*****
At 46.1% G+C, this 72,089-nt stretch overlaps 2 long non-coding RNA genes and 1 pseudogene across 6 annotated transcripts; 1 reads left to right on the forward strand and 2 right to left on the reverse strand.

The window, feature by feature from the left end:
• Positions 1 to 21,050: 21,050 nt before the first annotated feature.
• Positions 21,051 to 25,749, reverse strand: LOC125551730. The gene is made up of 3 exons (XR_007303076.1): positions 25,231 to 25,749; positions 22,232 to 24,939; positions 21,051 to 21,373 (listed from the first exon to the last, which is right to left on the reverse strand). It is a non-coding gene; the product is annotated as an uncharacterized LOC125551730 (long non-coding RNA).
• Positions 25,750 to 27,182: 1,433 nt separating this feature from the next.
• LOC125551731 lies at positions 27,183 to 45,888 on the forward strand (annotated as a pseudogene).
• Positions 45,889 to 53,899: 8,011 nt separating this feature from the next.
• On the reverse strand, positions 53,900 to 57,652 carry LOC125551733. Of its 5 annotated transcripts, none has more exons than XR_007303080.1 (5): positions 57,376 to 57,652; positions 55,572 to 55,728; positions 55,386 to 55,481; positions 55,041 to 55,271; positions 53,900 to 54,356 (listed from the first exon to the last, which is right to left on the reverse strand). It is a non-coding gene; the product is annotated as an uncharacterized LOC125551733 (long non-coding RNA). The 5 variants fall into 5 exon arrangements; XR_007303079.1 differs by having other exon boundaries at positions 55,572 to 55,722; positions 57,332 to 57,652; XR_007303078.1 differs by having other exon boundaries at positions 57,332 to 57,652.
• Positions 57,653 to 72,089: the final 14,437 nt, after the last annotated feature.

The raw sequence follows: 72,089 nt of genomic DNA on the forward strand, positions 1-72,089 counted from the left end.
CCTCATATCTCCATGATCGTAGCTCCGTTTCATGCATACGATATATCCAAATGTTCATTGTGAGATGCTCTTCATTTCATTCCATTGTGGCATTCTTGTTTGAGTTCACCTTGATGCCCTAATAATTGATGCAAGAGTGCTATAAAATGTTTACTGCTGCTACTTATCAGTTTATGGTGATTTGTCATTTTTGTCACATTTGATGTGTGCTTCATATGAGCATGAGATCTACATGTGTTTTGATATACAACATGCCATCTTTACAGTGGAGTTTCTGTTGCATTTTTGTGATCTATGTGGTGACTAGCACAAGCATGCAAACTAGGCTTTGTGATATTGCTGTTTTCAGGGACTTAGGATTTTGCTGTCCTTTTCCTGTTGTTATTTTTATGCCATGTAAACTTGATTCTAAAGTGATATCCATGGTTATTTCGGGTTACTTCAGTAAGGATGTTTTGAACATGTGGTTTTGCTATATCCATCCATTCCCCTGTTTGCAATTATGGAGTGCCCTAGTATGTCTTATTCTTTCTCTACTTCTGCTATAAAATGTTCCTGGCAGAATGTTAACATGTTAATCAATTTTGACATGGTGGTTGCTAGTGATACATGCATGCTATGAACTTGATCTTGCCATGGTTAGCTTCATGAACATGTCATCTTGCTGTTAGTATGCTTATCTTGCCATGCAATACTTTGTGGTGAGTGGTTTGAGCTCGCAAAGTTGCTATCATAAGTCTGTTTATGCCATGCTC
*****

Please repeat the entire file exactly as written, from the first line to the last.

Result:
At 46.1% G+C, this 72,089-nt stretch overlaps 2 long non-coding RNA genes and 1 pseudogene across 6 annotated transcripts; 1 reads left to right on the forward strand and 2 right to left on the reverse strand.

The window, feature by feature from the left end:
• Positions 1 to 21,050: 21,050 nt before the first annotated feature.
• Positions 21,051 to 25,749, reverse strand: LOC125551730. The gene is made up of 3 exons (XR_007303076.1): positions 25,231 to 25,749; positions 22,232 to 24,939; positions 21,051 to 21,373 (listed from the first exon to the last, which is right to left on the reverse strand). It is a non-coding gene; the product is annotated as an uncharacterized LOC125551730 (long non-coding RNA).
• Positions 25,750 to 27,182: 1,433 nt separating this feature from the next.
• LOC125551731 lies at positions 27,183 to 45,888 on the forward strand (annotated as a pseudogene).
• Positions 45,889 to 53,899: 8,011 nt separating this feature from the next.
• On the reverse strand, positions 53,900 to 57,652 carry LOC125551733. Of its 5 annotated transcripts, none has more exons than XR_007303080.1 (5): positions 57,376 to 57,652; positions 55,572 to 55,728; positions 55,386 to 55,481; positions 55,041 to 55,271; positions 53,900 to 54,356 (listed from the first exon to the last, which is right to left on the reverse strand). It is a non-coding gene; the product is annotated as an uncharacterized LOC125551733 (long non-coding RNA). The 5 variants fall into 5 exon arrangements; XR_007303079.1 differs by having other exon boundaries at positions 55,572 to 55,722; positions 57,332 to 57,652; XR_007303078.1 differs by having other exon boundaries at positions 57,332 to 57,652.
• Positions 57,653 to 72,089: the final 14,437 nt, after the last annotated feature.

The raw sequence follows: 72,089 nt of genomic DNA on the forward strand, positions 1-72,089 counted from the left end.
CCTCATATCTCCATGATCGTAGCTCCGTTTCATGCATACGATATATCCAAATGTTCATTGTGAGATGCTCTTCATTTCATTCCATTGTGGCATTCTTGTTTGAGTTCACCTTGATGCCCTAATAATTGATGCAAGAGTGCTATAAAATGTTTACTGCTGCTACTTATCAGTTTATGGTGATTTGTCATTTTTGTCACATTTGATGTGTGCTTCATATGAGCATGAGATCTACATGTGTTTTGATATACAACATGCCATCTTTACAGTGGAGTTTCTGTTGCATTTTTGTGATCTATGTGGTGACTAGCACAAGCATGCAAACTAGGCTTTGTGATATTGCTGTTTTCAGGGACTTAGGATTTTGCTGTCCTTTTCCTGTTGTTATTTTTATGCCATGTAAACTTGATTCTAAAGTGATATCCATGGTTATTTCGGGTTACTTCAGTAAGGATGTTTTGAACATGTGGTTTTGCTATATCCATCCATTCCCCTGTTTGCAATTATGGAGTGCCCTAGTATGTCTTATTCTTTCTCTACTTCTGCTATAAAATGTTCCTGGCAGAATGTTAACATGTTAATCAATTTTGACATGGTGGTTGCTAGTGATACATGCATGCTATGAACTTGATCTTGCCATGGTTAGCTTCATGAACATGTCATCTTGCTGTTAGTATGCTTATCTTGCCATGCAATACTTTGTGGTGAGTGGTTTGAGCTCGCAAAGTTGCTATCATAAGTCTGTTTATGCCATGCTC